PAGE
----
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Freeland tribune. (Freeland, Pa.) 1888-1921, January 08, 1894, Image 3

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Persistent link: https://chroniclingamerica.loc.gov/lccn/sn87080287/1894-01-08/ed-1/seq-3/

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■•wmra of Ointment* for Catarrh That
Contain Mercurr.
as msrcnrjr will surely destroy the sonso of
smell and completely derange the whole system
?P' l 1 n entering It through the mucous surfaces,
ouch articles should never be used except on
prescriptions from reputablo physicians, as the
dama*e they will do is ten fold to the good you
can possibly derive from them. Hall's Catarrh
Cure manufactured by F. J. Cheney <te Co.,
Toledo, 0., contains no mercury, and is taken
Internally, acting directly upon the blood and
mucous surfaces of the system. <*ln buying
Hail s < atsrrh Cure be sure to get the genuine.
It is taken internally, and is made in Toledo,
Ohio, by r. J. Cheney & Co. Testimonials free.
9 Sold by Druggists, price 75c. per bottle.
Princess Beatrice is able to play the most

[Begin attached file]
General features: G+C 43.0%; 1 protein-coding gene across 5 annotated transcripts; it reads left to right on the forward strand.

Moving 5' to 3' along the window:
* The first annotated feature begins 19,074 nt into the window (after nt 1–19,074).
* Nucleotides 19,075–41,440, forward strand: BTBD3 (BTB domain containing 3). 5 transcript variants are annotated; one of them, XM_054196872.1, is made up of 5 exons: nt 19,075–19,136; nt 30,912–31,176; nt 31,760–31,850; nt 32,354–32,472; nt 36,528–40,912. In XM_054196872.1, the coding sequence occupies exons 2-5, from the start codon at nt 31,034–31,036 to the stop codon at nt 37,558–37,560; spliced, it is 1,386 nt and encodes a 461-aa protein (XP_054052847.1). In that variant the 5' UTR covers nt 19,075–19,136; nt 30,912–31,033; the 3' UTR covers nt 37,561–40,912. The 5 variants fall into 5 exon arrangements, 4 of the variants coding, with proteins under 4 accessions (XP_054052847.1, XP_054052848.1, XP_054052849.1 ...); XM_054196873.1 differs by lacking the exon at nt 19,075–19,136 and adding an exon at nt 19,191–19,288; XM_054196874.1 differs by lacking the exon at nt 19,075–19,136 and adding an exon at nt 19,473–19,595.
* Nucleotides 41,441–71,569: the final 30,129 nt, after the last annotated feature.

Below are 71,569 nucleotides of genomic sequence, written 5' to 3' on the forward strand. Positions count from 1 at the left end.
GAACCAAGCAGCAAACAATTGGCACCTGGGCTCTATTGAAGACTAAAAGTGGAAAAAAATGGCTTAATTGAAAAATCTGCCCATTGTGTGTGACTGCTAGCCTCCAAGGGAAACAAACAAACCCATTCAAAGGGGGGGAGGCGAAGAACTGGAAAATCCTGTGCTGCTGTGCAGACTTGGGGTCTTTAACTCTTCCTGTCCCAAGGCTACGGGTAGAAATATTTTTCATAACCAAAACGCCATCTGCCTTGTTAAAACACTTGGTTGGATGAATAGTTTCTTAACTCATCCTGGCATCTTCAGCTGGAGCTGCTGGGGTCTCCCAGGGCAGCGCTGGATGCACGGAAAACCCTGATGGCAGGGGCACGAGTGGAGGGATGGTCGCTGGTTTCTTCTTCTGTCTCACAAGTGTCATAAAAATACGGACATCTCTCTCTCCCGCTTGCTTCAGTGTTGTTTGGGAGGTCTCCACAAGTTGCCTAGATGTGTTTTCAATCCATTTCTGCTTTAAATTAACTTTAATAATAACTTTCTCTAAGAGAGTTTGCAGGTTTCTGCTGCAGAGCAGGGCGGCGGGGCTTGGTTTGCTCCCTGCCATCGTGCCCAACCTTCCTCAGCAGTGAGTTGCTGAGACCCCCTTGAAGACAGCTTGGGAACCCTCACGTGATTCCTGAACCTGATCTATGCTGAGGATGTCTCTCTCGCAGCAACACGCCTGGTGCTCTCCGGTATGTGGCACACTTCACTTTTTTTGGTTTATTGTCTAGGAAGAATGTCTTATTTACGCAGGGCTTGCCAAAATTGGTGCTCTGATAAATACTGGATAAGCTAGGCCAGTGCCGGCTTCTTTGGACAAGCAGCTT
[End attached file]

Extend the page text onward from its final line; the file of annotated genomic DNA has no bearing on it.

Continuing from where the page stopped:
diffljult music at sight.
The fuchsia fulgens is a Mexican plant,
discovered in 1835.
A Child Enjoys
Tile pleAsnnt flavor, geutle action and soothing
affects <>f Syrup of Figs, when in need of a lax
ative, and if the father or mother be costive of
bilious, the most gratify ng results follow tta
Me; so that it is the best family remedy knows
and every family should have a bottle.
The French census shows a total of
390,000 foreign work people.
pEflF.nvtvo C.iNPinsvcc. There is neartlcle
which so r.chly deserro-4 tin entire oonfldenro
of the community as HMOWN'S HHONCHMI.
TROC IKS. Those HiifTering from Asthmatic
•nd Bronchial Coughs and Colds,
should try them. Price 25 cents.
Tne young Kail of Dudley's valuable life
is insured for fb.OUU.UOO.
Hatch's I'nlversal Cough Syrup, most
pt o.npt, plousnnt and effectual. 25[cents.
Barlow knife made in 1700 is still whit
tling in Centerville Mo.
Impaired digestion cured by Beeehara'a
nils. Beech am a—no others. JKcenfsabox.
A child of 4 years old is half the height
that it will e er reach.
Ifafflicted with soreoyesuse Dr. IsaaoThomp